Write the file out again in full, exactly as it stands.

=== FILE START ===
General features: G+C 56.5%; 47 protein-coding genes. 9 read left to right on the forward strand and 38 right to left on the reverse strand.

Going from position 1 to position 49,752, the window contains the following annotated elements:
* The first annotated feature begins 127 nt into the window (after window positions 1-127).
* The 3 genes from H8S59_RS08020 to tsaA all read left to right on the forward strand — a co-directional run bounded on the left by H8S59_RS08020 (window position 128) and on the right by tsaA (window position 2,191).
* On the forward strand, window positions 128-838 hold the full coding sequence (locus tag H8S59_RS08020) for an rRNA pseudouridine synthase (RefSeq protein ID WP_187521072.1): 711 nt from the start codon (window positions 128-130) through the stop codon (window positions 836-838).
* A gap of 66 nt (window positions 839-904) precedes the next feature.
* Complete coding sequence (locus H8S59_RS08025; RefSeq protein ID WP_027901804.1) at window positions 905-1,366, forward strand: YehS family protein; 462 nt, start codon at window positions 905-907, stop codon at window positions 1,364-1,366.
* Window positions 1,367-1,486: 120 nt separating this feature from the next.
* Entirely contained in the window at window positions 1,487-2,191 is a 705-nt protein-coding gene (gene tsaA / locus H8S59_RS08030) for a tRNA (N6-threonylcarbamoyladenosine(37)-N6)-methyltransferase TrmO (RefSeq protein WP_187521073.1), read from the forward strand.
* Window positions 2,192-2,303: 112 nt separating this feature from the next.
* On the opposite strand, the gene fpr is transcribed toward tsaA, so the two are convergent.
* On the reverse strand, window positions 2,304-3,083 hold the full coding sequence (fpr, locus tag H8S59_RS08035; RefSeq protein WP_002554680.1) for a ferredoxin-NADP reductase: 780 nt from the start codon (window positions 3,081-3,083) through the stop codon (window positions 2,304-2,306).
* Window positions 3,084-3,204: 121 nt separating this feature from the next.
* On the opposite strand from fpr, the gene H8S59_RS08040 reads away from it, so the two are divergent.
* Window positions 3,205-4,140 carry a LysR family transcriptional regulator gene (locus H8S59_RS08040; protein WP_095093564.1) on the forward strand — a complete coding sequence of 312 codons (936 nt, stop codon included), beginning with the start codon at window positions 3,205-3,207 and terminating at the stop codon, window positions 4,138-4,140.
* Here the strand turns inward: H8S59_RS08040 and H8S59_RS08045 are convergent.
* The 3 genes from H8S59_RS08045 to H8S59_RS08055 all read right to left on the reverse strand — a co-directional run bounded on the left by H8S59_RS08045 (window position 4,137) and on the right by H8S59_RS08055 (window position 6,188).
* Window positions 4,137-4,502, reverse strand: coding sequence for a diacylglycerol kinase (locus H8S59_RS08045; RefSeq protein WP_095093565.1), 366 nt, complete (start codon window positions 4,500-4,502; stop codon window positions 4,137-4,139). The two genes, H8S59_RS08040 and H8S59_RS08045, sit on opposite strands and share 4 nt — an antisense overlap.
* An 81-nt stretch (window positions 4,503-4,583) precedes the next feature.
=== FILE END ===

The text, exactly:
General features: G+C 56.5%; 47 protein-coding genes. 9 read left to right on the forward strand and 38 right to left on the reverse strand.

Going from position 1 to position 49,752, the window contains the following annotated elements:
* The first annotated feature begins 127 nt into the window (after window positions 1-127).
* The 3 genes from H8S59_RS08020 to tsaA all read left to right on the forward strand — a co-directional run bounded on the left by H8S59_RS08020 (window position 128) and on the right by tsaA (window position 2,191).
* On the forward strand, window positions 128-838 hold the full coding sequence (locus tag H8S59_RS08020) for an rRNA pseudouridine synthase (RefSeq protein ID WP_187521072.1): 711 nt from the start codon (window positions 128-130) through the stop codon (window positions 836-838).
* A gap of 66 nt (window positions 839-904) precedes the next feature.
* Complete coding sequence (locus H8S59_RS08025; RefSeq protein ID WP_027901804.1) at window positions 905-1,366, forward strand: YehS family protein; 462 nt, start codon at window positions 905-907, stop codon at window positions 1,364-1,366.
* Window positions 1,367-1,486: 120 nt separating this feature from the next.
* Entirely contained in the window at window positions 1,487-2,191 is a 705-nt protein-coding gene (gene tsaA / locus H8S59_RS08030) for a tRNA (N6-threonylcarbamoyladenosine(37)-N6)-methyltransferase TrmO (RefSeq protein WP_187521073.1), read from the forward strand.
* Window positions 2,192-2,303: 112 nt separating this feature from the next.
* On the opposite strand, the gene fpr is transcribed toward tsaA, so the two are convergent.
* On the reverse strand, window positions 2,304-3,083 hold the full coding sequence (fpr, locus tag H8S59_RS08035; RefSeq protein WP_002554680.1) for a ferredoxin-NADP reductase: 780 nt from the start codon (window positions 3,081-3,083) through the stop codon (window positions 2,304-2,306).
* Window positions 3,084-3,204: 121 nt separating this feature from the next.
* On the opposite strand from fpr, the gene H8S59_RS08040 reads away from it, so the two are divergent.
* Window positions 3,205-4,140 carry a LysR family transcriptional regulator gene (locus H8S59_RS08040; protein WP_095093564.1) on the forward strand — a complete coding sequence of 312 codons (936 nt, stop codon included), beginning with the start codon at window positions 3,205-3,207 and terminating at the stop codon, window positions 4,138-4,140.
* Here the strand turns inward: H8S59_RS08040 and H8S59_RS08045 are convergent.
* The 3 genes from H8S59_RS08045 to H8S59_RS08055 all read right to left on the reverse strand — a co-directional run bounded on the left by H8S59_RS08045 (window position 4,137) and on the right by H8S59_RS08055 (window position 6,188).
* Window positions 4,137-4,502, reverse strand: coding sequence for a diacylglycerol kinase (locus H8S59_RS08045; RefSeq protein WP_095093565.1), 366 nt, complete (start codon window positions 4,500-4,502; stop codon window positions 4,137-4,139). The two genes, H8S59_RS08040 and H8S59_RS08045, sit on opposite strands and share 4 nt — an antisense overlap.
* An 81-nt stretch (window positions 4,503-4,583) precedes the next feature.